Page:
How coffee in Spain is different to coffee in other countries?
It is very easy to expect Spanish coffee culture to be the same as Portuguese or Italian coffee culture because they are all neighbors. However, this is simply not true, let’s see why…!
There is a colorful and varied array of coffee preparations, including countless regional preparations! Here are some of them:
Spanish coffee is usually bitter
An interesting thing that you should know about Spanish coffee is that it often has a bitter, burned aftertaste. This is because coffee in Spain was preserved adding sugar at the final stage of the roasting process. The late stages of roasting are typically the hottest and so, rather than adding sweetness, the sugar burns and coats the beans in a shiny, black film. This coating slows down oxidation, preserving the roasted coffee for longer. This process results in that burnt or bitter flavor you can often taste in Spanish coffee. This method became popular during the Spanish Civil War to better preserve the beans, and the tradition has since stuck.
What you should know about Spanish coffee culture
A typical coffee order in Spain might be anywhere from a café solo (which means single espresso) to a café con leche or coffee with milk. In the middle you’ll find coffee such as a cortado (espresso with a touch of milk) or a manchado (a cup of milk with a touch of espresso). If you think café solo is too small, you’ll have to ask for a Café doble (double espresso). If you find it too strong, ask for an Americano (Café Solo with more water added), and finally, if you think none of these is your type, but you still don’t want milk, try a Café Vienes or Suizo – café solo topped with whipped cream, or a Carajillo – the same café solo with brandy, whiskey or other spirit.
And there is more…
For those who don’t tolerate caffeine, you should ask for a descafeinado de maquina. Otherwise, you will get an instant coffee poured into a cup of hot milk. If you have a sweet tooth you can ask for a café bombón, which is made with equal parts espresso and condensed milk.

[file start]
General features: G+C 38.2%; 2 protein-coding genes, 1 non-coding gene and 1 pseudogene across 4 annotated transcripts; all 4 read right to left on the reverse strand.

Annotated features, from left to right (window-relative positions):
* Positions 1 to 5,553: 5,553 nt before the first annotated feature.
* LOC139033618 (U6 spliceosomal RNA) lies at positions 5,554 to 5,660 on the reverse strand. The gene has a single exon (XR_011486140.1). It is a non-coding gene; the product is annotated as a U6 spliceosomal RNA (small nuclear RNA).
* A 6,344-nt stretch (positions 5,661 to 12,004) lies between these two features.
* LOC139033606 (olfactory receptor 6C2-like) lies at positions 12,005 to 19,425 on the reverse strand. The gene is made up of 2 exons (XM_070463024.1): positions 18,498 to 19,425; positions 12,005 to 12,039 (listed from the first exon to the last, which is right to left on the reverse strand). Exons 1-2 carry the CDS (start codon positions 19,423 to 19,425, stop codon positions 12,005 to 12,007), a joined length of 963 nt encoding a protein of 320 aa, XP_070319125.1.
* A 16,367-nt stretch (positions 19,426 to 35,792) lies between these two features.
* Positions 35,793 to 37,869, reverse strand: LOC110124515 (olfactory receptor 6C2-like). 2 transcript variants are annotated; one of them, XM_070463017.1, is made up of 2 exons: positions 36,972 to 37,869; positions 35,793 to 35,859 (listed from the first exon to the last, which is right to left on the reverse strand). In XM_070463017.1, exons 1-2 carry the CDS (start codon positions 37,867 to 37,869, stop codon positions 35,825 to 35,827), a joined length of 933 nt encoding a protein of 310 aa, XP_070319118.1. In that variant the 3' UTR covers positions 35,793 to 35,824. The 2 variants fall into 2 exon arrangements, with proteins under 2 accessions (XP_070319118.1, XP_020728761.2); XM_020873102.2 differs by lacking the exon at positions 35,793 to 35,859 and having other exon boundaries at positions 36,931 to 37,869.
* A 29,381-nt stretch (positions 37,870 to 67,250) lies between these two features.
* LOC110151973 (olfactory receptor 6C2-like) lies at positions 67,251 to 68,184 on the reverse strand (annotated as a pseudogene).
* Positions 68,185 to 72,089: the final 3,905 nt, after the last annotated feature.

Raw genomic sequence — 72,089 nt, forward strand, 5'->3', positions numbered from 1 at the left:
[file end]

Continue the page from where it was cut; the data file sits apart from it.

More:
In the summer, you can order a café con hielo. You will get a cup of coffee and a glass filled with ice cubes. Add the sugar in your hot coffee, stir until melted, and then pour the cup over the glass of ice. Enjoy!
How people drink coffee in Spain
Spaniards prefer to begin the day with a café con leche and then have a café solo around 11 a.m., while most countries would do exactly the opposite. Locals drink their coffee at the café or bar, and if meeting with friends they are also more likely to sit outdoors in a terraza. It’s one of the simple pleasures of the day to be able to enjoy your delicious coffee and relax for a moment!
How coffee is served
Pop up in a Spanish bar mid-morning and you’re surrounded by a cosy, comforting atmosphere. Likewise, giant to-go cups are not common here so don’t expect to find them unless you are in a touristic place.
Coffee in Spain is brewed the espresso way. That means that the amount served is generally smaller and less watered down than in other countries; but often is a lot more stronger, and is usually served in small glasses or cups rather than in the kind of mugs used by Starbucks.
When ordering coffee with milk, ask for leche del tiempo (room temperature milk) or leche templada (warm milk) unless you want it to be piping hot, as the standard practice is for the milk to be almost boiling hot.
Watch out for…
If you’re buying coffee at a Spanish supermarket, be aware that some packets are labelled as mezcla (mixture), which basically means that the coffee is blended with Torrefacto. Opt instead for natural if you want unadulterated coffee.
If you are a rum lover, you will definitely enjoy quemadillo, a combination of rum, coffee beans, milk, cinnamon and sugar. As with carajillo, we have another -illo ending. We use this ending when we want to add kindness and affection to a word, like the English little or wee.
I hope you enjoy your café, whichever way you’ll have it!
I’d like to end this post by asking you a question…
¿Cuál es tu café favorito?
What’s your favorite coffee?
Let me know in the comments below!